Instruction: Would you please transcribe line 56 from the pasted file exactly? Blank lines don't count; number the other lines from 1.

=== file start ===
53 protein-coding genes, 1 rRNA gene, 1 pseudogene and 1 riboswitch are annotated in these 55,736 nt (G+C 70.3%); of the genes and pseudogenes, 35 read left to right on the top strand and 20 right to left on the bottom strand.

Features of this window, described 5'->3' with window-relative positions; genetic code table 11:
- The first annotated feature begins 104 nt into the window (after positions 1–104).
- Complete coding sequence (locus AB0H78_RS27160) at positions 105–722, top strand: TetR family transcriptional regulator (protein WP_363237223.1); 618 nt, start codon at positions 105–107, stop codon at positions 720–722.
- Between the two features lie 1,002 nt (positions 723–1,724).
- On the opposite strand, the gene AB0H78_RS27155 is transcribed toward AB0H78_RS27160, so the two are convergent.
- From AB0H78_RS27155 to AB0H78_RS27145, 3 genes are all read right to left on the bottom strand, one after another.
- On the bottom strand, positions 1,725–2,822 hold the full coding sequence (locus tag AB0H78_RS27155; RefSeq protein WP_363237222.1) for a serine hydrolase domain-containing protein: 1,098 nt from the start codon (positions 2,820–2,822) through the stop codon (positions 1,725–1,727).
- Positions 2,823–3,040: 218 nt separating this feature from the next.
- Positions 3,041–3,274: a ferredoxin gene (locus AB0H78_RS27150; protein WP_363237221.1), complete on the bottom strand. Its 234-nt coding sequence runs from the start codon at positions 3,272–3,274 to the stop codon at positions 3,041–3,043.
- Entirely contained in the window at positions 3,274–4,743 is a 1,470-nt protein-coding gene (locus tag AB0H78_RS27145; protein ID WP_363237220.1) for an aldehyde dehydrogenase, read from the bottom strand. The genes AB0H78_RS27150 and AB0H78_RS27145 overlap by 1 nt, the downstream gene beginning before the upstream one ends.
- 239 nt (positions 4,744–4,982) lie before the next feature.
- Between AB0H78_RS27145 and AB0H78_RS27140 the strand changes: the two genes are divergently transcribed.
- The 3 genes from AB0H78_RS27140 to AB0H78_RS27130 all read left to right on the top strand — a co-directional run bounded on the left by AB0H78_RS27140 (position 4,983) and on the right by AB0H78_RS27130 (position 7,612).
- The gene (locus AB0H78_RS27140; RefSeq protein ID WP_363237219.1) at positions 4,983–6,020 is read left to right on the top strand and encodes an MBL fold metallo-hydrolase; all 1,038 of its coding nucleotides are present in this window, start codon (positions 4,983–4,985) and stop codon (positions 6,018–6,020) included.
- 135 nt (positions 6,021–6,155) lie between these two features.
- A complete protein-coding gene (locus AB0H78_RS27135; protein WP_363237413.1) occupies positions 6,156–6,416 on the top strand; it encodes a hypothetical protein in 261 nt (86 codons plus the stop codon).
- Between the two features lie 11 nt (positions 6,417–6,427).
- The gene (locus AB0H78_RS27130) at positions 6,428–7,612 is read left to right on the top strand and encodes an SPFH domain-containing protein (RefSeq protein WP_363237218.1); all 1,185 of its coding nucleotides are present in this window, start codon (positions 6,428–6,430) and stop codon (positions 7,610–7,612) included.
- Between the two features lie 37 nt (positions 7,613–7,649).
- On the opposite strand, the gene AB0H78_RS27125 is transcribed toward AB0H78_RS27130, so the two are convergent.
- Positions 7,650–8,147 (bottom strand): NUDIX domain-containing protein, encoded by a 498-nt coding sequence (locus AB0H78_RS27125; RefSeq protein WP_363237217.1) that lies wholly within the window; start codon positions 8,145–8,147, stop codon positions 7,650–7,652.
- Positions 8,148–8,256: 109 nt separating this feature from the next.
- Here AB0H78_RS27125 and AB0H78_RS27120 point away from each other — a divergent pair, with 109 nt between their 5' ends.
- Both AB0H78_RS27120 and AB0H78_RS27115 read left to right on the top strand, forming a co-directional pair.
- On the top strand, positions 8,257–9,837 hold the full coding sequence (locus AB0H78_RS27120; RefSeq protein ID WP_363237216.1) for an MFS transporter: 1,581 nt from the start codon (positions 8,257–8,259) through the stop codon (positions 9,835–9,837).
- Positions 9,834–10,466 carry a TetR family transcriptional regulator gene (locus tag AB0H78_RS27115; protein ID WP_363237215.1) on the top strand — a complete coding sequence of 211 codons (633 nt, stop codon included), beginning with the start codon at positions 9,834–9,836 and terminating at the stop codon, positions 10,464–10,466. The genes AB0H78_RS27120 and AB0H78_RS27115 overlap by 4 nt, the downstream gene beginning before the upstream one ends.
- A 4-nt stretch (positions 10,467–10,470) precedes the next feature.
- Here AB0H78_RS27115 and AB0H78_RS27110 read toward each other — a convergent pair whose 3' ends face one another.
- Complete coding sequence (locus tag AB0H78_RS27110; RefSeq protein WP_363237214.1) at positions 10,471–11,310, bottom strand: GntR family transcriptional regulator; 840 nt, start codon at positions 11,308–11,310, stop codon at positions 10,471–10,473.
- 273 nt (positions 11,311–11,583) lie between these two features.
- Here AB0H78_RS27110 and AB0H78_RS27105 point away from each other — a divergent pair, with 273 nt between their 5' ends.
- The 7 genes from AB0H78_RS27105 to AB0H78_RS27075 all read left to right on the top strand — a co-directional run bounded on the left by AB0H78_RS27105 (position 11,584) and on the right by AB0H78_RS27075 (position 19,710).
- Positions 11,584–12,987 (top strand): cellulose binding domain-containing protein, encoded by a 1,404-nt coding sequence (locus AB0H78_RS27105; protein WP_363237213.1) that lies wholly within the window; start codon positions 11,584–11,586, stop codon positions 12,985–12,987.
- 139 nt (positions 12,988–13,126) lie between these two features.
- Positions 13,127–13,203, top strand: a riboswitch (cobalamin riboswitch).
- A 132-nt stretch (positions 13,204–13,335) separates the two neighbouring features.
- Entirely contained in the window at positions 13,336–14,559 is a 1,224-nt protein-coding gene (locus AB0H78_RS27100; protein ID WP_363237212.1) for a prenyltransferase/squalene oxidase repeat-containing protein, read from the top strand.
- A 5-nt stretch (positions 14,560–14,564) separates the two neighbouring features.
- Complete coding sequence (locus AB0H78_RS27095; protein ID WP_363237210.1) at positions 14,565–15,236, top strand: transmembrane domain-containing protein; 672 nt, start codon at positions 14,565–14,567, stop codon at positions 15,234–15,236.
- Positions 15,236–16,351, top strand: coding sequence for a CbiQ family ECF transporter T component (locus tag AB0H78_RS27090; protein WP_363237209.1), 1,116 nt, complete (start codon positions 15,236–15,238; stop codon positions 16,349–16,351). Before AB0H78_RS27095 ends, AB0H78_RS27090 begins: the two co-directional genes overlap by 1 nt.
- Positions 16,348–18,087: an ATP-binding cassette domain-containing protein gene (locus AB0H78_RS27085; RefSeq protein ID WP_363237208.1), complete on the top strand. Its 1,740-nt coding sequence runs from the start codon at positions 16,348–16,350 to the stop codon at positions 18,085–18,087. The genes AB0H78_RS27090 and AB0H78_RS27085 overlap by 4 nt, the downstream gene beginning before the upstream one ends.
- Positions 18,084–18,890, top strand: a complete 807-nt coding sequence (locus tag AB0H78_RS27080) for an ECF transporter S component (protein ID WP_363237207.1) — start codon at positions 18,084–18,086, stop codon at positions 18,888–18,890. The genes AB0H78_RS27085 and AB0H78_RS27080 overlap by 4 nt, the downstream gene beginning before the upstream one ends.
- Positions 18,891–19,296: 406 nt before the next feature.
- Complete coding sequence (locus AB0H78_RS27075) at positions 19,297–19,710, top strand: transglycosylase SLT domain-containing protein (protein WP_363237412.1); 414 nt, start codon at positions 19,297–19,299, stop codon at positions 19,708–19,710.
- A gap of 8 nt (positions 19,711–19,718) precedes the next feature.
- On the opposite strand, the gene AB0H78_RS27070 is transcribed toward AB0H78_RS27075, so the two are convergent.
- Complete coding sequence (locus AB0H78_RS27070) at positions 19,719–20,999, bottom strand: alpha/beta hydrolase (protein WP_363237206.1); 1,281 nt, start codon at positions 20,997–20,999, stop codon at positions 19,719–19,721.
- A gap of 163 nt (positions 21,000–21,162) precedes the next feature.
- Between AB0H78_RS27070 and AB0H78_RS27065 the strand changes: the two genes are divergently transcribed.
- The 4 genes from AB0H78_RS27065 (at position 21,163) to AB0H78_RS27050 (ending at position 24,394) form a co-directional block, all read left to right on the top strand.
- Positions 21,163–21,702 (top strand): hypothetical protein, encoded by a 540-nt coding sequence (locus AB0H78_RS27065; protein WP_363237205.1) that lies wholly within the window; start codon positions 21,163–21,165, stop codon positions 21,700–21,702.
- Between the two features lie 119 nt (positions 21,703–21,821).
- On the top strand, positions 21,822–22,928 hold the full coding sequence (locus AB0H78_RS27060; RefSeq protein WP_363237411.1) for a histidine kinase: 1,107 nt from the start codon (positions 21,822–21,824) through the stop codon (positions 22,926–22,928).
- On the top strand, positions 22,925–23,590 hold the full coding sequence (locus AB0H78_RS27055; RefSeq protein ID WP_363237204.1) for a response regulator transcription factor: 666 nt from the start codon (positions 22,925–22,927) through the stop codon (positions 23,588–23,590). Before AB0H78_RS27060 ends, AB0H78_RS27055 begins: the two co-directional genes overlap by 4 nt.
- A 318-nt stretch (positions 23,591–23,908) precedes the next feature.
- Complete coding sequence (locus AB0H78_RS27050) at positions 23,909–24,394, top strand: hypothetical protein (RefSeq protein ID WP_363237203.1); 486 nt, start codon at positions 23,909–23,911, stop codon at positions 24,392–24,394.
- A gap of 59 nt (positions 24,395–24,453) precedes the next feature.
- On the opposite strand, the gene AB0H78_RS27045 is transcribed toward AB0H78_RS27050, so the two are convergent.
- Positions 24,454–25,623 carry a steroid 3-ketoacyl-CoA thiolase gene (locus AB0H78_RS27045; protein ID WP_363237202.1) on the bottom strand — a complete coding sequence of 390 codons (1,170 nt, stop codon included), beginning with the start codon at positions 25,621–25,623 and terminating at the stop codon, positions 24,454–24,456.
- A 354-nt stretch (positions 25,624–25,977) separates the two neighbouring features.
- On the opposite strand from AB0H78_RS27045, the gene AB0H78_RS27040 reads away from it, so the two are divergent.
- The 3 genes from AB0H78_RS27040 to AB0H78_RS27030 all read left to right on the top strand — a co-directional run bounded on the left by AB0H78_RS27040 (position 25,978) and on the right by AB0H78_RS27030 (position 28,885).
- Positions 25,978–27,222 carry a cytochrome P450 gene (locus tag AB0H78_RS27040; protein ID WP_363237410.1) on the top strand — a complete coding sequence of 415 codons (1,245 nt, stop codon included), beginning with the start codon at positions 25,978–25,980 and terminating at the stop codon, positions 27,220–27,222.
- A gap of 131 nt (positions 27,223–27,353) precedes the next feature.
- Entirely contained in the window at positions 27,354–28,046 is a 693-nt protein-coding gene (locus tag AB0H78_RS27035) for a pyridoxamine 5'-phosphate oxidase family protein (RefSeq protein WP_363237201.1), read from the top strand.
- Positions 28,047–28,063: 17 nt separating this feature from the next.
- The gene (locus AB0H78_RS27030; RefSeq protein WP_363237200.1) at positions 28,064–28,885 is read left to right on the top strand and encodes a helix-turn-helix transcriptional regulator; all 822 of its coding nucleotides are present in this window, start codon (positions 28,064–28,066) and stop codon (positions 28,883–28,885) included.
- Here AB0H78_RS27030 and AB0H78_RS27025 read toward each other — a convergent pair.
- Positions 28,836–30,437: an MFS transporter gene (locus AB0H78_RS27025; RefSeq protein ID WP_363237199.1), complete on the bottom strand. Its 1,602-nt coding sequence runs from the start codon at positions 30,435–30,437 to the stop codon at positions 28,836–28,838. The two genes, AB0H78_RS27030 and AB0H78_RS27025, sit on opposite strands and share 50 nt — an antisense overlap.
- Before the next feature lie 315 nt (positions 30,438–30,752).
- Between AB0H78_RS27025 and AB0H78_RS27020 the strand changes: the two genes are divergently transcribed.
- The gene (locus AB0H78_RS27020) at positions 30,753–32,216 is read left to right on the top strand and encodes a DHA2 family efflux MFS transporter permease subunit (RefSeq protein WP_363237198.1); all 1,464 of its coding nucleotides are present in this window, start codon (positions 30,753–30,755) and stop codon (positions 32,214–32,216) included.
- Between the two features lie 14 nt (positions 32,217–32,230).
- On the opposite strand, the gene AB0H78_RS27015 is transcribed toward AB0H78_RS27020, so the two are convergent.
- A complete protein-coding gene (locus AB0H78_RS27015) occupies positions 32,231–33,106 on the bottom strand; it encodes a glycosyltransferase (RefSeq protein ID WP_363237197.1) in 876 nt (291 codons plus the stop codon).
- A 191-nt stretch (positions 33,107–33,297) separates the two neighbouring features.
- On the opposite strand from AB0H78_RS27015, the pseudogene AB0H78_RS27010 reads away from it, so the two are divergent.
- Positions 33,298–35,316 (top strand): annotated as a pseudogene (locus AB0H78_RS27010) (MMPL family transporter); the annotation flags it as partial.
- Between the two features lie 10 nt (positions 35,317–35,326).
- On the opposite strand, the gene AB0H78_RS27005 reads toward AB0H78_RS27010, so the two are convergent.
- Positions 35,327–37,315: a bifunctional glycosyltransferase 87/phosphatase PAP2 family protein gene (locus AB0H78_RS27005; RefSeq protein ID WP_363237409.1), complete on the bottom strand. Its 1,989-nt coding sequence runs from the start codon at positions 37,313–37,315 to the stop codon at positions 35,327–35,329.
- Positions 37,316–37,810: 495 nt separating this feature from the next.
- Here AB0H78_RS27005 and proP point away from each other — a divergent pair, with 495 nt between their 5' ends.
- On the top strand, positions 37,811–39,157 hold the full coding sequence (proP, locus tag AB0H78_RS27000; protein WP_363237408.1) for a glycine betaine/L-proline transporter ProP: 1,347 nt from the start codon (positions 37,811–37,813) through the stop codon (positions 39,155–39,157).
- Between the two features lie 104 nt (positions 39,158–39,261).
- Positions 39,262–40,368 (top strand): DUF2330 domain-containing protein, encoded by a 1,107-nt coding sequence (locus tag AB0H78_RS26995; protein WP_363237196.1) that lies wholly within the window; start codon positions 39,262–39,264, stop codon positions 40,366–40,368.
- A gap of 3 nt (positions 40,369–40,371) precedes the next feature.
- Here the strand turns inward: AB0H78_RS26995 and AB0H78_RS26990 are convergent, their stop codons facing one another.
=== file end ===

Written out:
- A 318-nt stretch (positions 23,591–23,908) precedes the next feature.